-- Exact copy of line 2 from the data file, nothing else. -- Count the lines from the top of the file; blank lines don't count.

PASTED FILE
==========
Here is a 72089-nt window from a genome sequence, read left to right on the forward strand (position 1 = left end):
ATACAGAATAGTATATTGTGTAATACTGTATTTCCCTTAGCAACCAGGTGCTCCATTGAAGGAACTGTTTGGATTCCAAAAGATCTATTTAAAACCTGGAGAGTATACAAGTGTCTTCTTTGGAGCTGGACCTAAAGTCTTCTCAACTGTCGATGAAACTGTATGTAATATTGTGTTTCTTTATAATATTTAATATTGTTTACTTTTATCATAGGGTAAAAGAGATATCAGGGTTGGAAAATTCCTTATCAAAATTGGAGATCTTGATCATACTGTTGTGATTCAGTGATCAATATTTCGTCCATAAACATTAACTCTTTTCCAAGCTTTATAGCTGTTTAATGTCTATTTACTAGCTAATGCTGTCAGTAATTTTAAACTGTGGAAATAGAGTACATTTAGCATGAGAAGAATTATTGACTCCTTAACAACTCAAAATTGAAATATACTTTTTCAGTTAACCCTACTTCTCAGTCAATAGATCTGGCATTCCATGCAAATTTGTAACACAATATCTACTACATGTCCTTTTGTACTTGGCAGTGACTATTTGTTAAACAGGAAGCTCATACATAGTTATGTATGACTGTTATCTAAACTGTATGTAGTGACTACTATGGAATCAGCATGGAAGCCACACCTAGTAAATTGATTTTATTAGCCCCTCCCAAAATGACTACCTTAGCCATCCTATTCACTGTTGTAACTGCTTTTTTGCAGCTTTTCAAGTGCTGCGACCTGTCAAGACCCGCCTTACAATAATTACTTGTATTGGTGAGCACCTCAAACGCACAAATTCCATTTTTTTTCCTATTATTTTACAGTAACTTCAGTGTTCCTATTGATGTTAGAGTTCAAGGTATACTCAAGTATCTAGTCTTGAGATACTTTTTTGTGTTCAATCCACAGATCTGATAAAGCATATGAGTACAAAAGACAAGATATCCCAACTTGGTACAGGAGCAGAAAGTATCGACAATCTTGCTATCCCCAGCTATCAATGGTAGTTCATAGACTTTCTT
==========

ATACAGAATAGTATATTGTGTAATACTGTATTTCCCTTAGCAACCAGGTGCTCCATTGAAGGAACTGTTTGGATTCCAAAAGATCTATTTAAAACCTGGAGAGTATACAAGTGTCTTCTTTGGAGCTGGACCTAAAGTCTTCTCAACTGTCGATGAAACTGTATGTAATATTGTGTTTCTTTATAATATTTAATATTGTTTACTTTTATCATAGGGTAAAAGAGATATCAGGGTTGGAAAATTCCTTATCAAAATTGGAGATCTTGATCATACTGTTGTGATTCAGTGATCAATATTTCGTCCATAAACATTAACTCTTTTCCAAGCTTTATAGCTGTTTAATGTCTATTTACTAGCTAATGCTGTCAGTAATTTTAAACTGTGGAAATAGAGTACATTTAGCATGAGAAGAATTATTGACTCCTTAACAACTCAAAATTGAAATATACTTTTTCAGTTAACCCTACTTCTCAGTCAATAGATCTGGCATTCCATGCAAATTTGTAACACAATATCTACTACATGTCCTTTTGTACTTGGCAGTGACTATTTGTTAAACAGGAAGCTCATACATAGTTATGTATGACTGTTATCTAAACTGTATGTAGTGACTACTATGGAATCAGCATGGAAGCCACACCTAGTAAATTGATTTTATTAGCCCCTCCCAAAATGACTACCTTAGCCATCCTATTCACTGTTGTAACTGCTTTTTTGCAGCTTTTCAAGTGCTGCGACCTGTCAAGACCCGCCTTACAATAATTACTTGTATTGGTGAGCACCTCAAACGCACAAATTCCATTTTTTTTCCTATTATTTTACAGTAACTTCAGTGTTCCTATTGATGTTAGAGTTCAAGGTATACTCAAGTATCTAGTCTTGAGATACTTTTTTGTGTTCAATCCACAGATCTGATAAAGCATATGAGTACAAAAGACAAGATATCCCAACTTGGTACAGGAGCAGAAAGTATCGACAATCTTGCTATCCCCAGCTATCAATGGTAGTTCATAGACTTTCTT